If you’re a renter, then the responsibility for repairs for the property you are living in, falls squarely on the shoulders of the landlord you pay your rent to. Your property can still be classed as being in disrepair, if any required repairs or maintenance are not carried out by your landlord, in a timely and effective manner.
So, if you’ve been waiting a long time for the repairs or you feel as though the repairs that have been carried out are not fit-for-purpose, and you don’t know where to turn, then St Helens Law are on hand to help you get through this difficult time.
Expectations of a landlord
So, what can you realistically expect your landlord to do? Morally, landlords shouldn’t expect you to live in a home that has fallen into disrepair and is unsafe but legally, there is irrefutable legislation around what is required
Section 11 of the Housing Act of 1985 sets out that landlords are ‘expected to keep the structure and exterior of the dwelling-house well repaired’ at all times, ensuring the property is of a consistently suitable, liveable condition. And the legislation doesn’t just stop there.
They need to ensure that your water, gas and electricity supply is in good working order, completing any repairs when necessary. This also takes care of any sinks, baths, showers and toilets etc within the property – however does not apply to appliances making use of the supply of gas, electricity and water.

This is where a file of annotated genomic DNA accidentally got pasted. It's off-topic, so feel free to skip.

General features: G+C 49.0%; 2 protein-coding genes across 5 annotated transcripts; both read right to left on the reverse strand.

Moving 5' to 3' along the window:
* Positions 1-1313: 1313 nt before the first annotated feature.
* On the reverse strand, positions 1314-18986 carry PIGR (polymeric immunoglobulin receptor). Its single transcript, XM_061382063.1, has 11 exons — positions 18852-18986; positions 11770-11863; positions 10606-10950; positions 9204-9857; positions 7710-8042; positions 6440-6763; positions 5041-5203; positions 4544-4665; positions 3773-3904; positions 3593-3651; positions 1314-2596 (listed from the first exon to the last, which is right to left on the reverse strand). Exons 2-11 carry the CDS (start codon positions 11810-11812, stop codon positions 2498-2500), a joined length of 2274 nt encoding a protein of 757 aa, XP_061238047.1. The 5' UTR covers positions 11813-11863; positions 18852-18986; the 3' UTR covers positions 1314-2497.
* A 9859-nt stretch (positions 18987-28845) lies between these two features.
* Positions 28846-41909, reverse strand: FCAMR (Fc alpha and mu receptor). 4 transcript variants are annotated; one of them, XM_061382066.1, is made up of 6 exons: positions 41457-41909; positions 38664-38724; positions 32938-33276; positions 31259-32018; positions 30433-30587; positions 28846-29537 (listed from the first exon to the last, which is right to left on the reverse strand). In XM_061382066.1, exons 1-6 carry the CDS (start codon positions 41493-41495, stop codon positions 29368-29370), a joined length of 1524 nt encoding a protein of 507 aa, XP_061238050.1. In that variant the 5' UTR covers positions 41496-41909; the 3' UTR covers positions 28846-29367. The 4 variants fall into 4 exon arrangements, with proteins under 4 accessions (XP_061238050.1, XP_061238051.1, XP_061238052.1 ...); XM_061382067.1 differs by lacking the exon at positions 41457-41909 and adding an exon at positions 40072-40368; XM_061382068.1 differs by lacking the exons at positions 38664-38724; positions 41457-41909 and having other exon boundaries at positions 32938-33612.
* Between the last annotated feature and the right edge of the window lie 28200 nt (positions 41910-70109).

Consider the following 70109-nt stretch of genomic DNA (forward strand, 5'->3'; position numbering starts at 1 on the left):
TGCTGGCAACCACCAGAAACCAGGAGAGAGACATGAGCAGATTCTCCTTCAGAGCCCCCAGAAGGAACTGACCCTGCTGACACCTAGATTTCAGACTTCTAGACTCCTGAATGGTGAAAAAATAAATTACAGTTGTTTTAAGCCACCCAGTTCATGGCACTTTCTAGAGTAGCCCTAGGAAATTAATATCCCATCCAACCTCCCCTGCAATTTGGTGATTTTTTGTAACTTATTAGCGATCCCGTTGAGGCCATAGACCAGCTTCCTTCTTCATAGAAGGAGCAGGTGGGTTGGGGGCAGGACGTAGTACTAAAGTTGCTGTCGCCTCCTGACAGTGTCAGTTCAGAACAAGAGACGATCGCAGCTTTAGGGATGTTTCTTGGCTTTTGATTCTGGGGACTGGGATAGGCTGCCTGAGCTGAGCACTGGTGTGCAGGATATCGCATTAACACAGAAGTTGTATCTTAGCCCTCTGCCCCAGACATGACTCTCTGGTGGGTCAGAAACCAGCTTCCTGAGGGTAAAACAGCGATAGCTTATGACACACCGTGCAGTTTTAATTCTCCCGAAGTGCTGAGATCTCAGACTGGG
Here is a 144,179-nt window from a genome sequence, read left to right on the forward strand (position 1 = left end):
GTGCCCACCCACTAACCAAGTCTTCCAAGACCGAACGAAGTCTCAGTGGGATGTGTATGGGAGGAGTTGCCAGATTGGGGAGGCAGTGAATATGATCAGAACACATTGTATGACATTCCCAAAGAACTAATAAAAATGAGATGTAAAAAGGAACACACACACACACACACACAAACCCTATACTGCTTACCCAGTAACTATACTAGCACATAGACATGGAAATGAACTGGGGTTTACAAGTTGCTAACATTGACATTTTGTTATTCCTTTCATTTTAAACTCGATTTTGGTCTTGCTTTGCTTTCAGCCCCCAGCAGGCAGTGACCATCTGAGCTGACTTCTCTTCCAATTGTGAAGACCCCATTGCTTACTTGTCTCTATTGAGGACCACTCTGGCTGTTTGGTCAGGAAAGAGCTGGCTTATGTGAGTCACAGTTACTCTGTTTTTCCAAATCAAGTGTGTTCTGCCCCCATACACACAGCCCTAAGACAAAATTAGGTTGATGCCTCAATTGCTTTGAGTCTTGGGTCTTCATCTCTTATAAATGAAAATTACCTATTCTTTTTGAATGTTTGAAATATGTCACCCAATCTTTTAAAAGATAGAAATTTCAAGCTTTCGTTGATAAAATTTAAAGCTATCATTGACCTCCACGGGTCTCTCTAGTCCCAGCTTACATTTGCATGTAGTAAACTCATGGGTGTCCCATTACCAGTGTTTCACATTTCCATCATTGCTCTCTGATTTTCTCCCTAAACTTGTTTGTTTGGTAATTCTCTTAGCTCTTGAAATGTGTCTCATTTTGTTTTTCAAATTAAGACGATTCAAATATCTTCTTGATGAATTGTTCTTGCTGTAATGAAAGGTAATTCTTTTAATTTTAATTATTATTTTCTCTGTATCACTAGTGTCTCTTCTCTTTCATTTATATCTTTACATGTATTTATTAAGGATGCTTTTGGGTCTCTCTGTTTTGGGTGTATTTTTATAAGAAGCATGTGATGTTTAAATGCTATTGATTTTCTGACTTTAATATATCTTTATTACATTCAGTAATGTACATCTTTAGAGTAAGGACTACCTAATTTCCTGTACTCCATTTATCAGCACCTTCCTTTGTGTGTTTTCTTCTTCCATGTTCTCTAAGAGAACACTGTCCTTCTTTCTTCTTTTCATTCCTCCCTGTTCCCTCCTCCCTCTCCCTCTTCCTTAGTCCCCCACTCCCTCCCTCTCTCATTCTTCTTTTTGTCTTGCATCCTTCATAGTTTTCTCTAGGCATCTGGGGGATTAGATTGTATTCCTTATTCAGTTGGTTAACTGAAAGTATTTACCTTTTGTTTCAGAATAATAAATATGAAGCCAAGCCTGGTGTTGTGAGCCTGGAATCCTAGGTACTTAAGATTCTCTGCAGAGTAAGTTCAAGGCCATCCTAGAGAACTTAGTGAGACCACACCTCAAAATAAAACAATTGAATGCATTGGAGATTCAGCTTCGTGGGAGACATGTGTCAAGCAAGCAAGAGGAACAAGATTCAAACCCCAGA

Usually an organisation or company, such as a local authority or housing association, a social housing landlord is still bound by the same governing legislation as private landlords – making sure your property doesn’t fall into a state of disrepair and remains fit-for-purpose all-year-round.
When expectations aren’t met
If you’ve continually asked your landlord for certain repairs, either inside or outside of the home, and they are still not being undertaken, then you may have good grounds for a housing disrepair claim.
Before lodging this claim, however, it is often advisable to make one last ditch attempt with your landlord, to ask them if they will carry out the repairs. If a reasonable amount of time then passes and the repairs still haven’t been carried out, then our Housing Disrepair Team here at St Helens Law are on hand to guide you through the process.
We offer an initial, 30-minute consultation, which is free of charge, following which you will be provided with a written estimate for any costs moving forward (it’s important to note that we do not accept legal aid). More often than not, we are able to act as your legal counsel in housing disrepair cases on a ‘no-win, no-fee’ basis – meaning there will be no legal costs to you as the claimant in the matter.
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